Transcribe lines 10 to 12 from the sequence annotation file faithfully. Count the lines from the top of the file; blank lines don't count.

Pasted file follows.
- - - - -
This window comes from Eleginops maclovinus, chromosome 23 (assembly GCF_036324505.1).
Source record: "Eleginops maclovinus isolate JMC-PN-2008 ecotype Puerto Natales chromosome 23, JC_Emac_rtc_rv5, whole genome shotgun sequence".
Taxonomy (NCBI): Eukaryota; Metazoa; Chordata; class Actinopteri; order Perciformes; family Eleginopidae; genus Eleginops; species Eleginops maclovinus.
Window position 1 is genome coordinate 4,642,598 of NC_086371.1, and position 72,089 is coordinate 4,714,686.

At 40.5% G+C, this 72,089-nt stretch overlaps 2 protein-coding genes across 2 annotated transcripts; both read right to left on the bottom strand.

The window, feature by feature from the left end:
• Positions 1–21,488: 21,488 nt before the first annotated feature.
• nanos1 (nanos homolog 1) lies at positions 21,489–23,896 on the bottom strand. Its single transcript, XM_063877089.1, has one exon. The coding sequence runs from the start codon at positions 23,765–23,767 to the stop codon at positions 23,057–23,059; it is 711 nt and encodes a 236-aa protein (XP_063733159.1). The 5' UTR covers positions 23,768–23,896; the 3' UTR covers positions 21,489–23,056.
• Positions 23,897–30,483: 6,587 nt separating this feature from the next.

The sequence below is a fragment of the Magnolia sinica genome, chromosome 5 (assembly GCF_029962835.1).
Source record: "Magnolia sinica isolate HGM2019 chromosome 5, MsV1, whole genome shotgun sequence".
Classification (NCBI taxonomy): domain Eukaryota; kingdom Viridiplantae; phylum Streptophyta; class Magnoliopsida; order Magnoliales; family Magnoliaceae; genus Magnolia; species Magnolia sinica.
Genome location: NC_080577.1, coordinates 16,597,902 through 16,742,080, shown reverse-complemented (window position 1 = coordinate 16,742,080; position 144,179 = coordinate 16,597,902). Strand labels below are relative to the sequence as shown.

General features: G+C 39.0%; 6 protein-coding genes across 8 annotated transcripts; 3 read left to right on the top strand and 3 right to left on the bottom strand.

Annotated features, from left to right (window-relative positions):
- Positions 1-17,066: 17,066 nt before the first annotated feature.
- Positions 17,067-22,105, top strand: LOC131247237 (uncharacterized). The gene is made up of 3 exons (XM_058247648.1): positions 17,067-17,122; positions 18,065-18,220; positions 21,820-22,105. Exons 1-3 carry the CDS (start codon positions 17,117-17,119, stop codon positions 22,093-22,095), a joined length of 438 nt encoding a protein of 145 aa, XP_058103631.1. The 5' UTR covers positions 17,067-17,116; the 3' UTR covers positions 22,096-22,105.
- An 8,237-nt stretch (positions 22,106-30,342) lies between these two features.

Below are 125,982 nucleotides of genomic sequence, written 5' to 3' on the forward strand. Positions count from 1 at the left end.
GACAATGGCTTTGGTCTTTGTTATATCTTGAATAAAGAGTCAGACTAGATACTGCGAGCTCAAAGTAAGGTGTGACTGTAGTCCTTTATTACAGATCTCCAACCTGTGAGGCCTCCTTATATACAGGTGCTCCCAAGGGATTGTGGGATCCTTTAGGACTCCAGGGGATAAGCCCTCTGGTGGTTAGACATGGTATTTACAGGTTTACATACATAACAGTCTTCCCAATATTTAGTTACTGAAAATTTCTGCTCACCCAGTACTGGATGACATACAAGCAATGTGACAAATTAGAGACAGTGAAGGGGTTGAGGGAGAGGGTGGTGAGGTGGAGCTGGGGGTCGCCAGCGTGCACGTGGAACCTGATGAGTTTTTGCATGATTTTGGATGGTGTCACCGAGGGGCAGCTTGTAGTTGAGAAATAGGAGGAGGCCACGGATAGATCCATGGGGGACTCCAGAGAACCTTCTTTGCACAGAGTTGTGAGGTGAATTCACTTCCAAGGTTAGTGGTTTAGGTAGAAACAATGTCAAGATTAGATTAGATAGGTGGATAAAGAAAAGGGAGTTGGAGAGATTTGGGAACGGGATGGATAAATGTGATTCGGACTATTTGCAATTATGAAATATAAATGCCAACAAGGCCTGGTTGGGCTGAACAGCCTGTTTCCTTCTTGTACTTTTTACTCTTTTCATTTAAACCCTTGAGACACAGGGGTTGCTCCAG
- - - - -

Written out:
The sequence below is a fragment of the Magnolia sinica genome, chromosome 5 (assembly GCF_029962835.1).
Source record: "Magnolia sinica isolate HGM2019 chromosome 5, MsV1, whole genome shotgun sequence".
Classification (NCBI taxonomy): domain Eukaryota; kingdom Viridiplantae; phylum Streptophyta; class Magnoliopsida; order Magnoliales; family Magnoliaceae; genus Magnolia; species Magnolia sinica.